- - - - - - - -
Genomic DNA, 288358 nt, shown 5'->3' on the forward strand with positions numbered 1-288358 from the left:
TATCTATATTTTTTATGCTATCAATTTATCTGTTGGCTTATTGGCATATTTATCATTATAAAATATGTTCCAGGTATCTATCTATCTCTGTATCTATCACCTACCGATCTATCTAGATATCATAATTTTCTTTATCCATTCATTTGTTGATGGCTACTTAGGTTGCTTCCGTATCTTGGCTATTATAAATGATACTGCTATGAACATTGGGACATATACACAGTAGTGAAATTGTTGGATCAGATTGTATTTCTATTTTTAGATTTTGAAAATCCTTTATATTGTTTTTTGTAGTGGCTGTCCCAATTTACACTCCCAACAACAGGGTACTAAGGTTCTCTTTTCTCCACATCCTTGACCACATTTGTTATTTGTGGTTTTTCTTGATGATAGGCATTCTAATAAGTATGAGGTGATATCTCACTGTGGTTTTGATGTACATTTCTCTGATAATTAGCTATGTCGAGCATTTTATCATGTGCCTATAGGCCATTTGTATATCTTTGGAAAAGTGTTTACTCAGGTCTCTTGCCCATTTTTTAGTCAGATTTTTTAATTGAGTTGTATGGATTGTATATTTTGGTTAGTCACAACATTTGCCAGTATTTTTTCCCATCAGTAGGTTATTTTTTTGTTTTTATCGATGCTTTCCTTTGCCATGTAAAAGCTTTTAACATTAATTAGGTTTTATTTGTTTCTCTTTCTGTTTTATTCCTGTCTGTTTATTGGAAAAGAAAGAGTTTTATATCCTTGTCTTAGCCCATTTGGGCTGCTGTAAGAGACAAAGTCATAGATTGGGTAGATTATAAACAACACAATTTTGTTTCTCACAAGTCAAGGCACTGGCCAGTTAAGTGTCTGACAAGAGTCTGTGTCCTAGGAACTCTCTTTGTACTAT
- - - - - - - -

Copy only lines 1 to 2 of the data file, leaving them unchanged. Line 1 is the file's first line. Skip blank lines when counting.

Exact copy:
Genomic DNA, 288358 nt, shown 5'->3' on the forward strand with positions numbered 1-288358 from the left:
TATCTATATTTTTTATGCTATCAATTTATCTGTTGGCTTATTGGCATATTTATCATTATAAAATATGTTCCAGGTATCTATCTATCTCTGTATCTATCACCTACCGATCTATCTAGATATCATAATTTTCTTTATCCATTCATTTGTTGATGGCTACTTAGGTTGCTTCCGTATCTTGGCTATTATAAATGATACTGCTATGAACATTGGGACATATACACAGTAGTGAAATTGTTGGATCAGATTGTATTTCTATTTTTAGATTTTGAAAATCCTTTATATTGTTTTTTGTAGTGGCTGTCCCAATTTACACTCCCAACAACAGGGTACTAAGGTTCTCTTTTCTCCACATCCTTGACCACATTTGTTATTTGTGGTTTTTCTTGATGATAGGCATTCTAATAAGTATGAGGTGATATCTCACTGTGGTTTTGATGTACATTTCTCTGATAATTAGCTATGTCGAGCATTTTATCATGTGCCTATAGGCCATTTGTATATCTTTGGAAAAGTGTTTACTCAGGTCTCTTGCCCATTTTTTAGTCAGATTTTTTAATTGAGTTGTATGGATTGTATATTTTGGTTAGTCACAACATTTGCCAGTATTTTTTCCCATCAGTAGGTTATTTTTTTGTTTTTATCGATGCTTTCCTTTGCCATGTAAAAGCTTTTAACATTAATTAGGTTTTATTTGTTTCTCTTTCTGTTTTATTCCTGTCTGTTTATTGGAAAAGAAAGAGTTTTATATCCTTGTCTTAGCCCATTTGGGCTGCTGTAAGAGACAAAGTCATAGATTGGGTAGATTATAAACAACACAATTTTGTTTCTCACAAGTCAAGGCACTGGCCAGTTAAGTGTCTGACAAGAGTCTGTGTCCTAGGAACTCTCTTTGTACTAT